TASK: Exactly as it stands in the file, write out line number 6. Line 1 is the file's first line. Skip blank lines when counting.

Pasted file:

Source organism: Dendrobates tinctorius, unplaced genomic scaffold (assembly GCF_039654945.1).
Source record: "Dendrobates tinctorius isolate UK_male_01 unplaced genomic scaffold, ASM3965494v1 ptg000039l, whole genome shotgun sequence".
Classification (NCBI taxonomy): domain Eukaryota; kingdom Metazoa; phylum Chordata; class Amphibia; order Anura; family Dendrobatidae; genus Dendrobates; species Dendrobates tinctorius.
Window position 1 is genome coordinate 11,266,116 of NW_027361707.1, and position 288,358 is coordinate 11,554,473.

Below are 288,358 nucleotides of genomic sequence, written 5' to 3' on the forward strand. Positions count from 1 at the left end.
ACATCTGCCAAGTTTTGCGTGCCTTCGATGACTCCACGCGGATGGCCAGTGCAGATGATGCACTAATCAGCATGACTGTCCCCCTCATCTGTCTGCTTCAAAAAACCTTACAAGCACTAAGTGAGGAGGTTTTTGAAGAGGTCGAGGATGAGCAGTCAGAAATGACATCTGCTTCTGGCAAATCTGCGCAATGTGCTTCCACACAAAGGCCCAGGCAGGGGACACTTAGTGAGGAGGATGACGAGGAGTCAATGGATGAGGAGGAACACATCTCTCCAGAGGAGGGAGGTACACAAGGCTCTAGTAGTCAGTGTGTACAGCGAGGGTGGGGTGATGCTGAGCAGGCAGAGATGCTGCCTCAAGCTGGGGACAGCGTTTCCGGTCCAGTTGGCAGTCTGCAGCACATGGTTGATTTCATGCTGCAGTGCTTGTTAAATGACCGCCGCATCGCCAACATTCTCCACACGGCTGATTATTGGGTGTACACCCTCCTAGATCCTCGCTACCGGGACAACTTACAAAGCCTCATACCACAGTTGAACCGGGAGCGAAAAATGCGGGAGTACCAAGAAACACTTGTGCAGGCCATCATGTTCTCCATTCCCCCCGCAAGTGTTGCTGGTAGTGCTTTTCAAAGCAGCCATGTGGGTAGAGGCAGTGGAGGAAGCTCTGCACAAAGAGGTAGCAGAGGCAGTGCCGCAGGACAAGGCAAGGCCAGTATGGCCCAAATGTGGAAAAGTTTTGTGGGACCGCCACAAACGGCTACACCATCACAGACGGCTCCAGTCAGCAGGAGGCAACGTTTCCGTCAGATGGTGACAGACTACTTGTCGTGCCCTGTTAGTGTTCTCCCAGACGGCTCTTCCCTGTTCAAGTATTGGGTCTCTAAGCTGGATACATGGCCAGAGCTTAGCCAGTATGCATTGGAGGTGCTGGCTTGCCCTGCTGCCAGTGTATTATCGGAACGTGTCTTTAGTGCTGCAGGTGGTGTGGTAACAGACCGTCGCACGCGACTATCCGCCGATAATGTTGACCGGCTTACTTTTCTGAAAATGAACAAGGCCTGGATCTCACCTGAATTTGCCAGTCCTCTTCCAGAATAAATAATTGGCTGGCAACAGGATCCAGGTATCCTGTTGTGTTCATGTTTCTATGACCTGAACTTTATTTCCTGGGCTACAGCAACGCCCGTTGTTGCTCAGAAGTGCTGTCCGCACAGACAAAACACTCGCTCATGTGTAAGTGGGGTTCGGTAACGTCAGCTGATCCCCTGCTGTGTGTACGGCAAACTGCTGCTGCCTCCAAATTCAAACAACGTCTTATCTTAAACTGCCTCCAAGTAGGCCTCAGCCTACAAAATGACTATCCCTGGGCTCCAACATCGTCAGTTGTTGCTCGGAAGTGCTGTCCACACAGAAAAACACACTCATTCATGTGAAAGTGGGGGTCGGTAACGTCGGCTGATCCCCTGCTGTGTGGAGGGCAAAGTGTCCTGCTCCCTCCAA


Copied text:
ACATCTGCCAAGTTTTGCGTGCCTTCGATGACTCCACGCGGATGGCCAGTGCAGATGATGCACTAATCAGCATGACTGTCCCCCTCATCTGTCTGCTTCAAAAAACCTTACAAGCACTAAGTGAGGAGGTTTTTGAAGAGGTCGAGGATGAGCAGTCAGAAATGACATCTGCTTCTGGCAAATCTGCGCAATGTGCTTCCACACAAAGGCCCAGGCAGGGGACACTTAGTGAGGAGGATGACGAGGAGTCAATGGATGAGGAGGAACACATCTCTCCAGAGGAGGGAGGTACACAAGGCTCTAGTAGTCAGTGTGTACAGCGAGGGTGGGGTGATGCTGAGCAGGCAGAGATGCTGCCTCAAGCTGGGGACAGCGTTTCCGGTCCAGTTGGCAGTCTGCAGCACATGGTTGATTTCATGCTGCAGTGCTTGTTAAATGACCGCCGCATCGCCAACATTCTCCACACGGCTGATTATTGGGTGTACACCCTCCTAGATCCTCGCTACCGGGACAACTTACAAAGCCTCATACCACAGTTGAACCGGGAGCGAAAAATGCGGGAGTACCAAGAAACACTTGTGCAGGCCATCATGTTCTCCATTCCCCCCGCAAGTGTTGCTGGTAGTGCTTTTCAAAGCAGCCATGTGGGTAGAGGCAGTGGAGGAAGCTCTGCACAAAGAGGTAGCAGAGGCAGTGCCGCAGGACAAGGCAAGGCCAGTATGGCCCAAATGTGGAAAAGTTTTGTGGGACCGCCACAAACGGCTACACCATCACAGACGGCTCCAGTCAGCAGGAGGCAACGTTTCCGTCAGATGGTGACAGACTACTTGTCGTGCCCTGTTAGTGTTCTCCCAGACGGCTCTTCCCTGTTCAAGTATTGGGTCTCTAAGCTGGATACATGGCCAGAGCTTAGCCAGTATGCATTGGAGGTGCTGGCTTGCCCTGCTGCCAGTGTATTATCGGAACGTGTCTTTAGTGCTGCAGGTGGTGTGGTAACAGACCGTCGCACGCGACTATCCGCCGATAATGTTGACCGGCTTACTTTTCTGAAAATGAACAAGGCCTGGATCTCACCTGAATTTGCCAGTCCTCTTCCAGAATAAATAATTGGCTGGCAACAGGATCCAGGTATCCTGTTGTGTTCATGTTTCTATGACCTGAACTTTATTTCCTGGGCTACAGCAACGCCCGTTGTTGCTCAGAAGTGCTGTCCGCACAGACAAAACACTCGCTCATGTGTAAGTGGGGTTCGGTAACGTCAGCTGATCCCCTGCTGTGTGTACGGCAAACTGCTGCTGCCTCCAAATTCAAACAACGTCTTATCTTAAACTGCCTCCAAGTAGGCCTCAGCCTACAAAATGACTATCCCTGGGCTCCAACATCGTCAGTTGTTGCTCGGAAGTGCTGTCCACACAGAAAAACACACTCATTCATGTGAAAGTGGGGGTCGGTAACGTCGGCTGATCCCCTGCTGTGTGGAGGGCAAAGTGTCCTGCTCCCTCCAA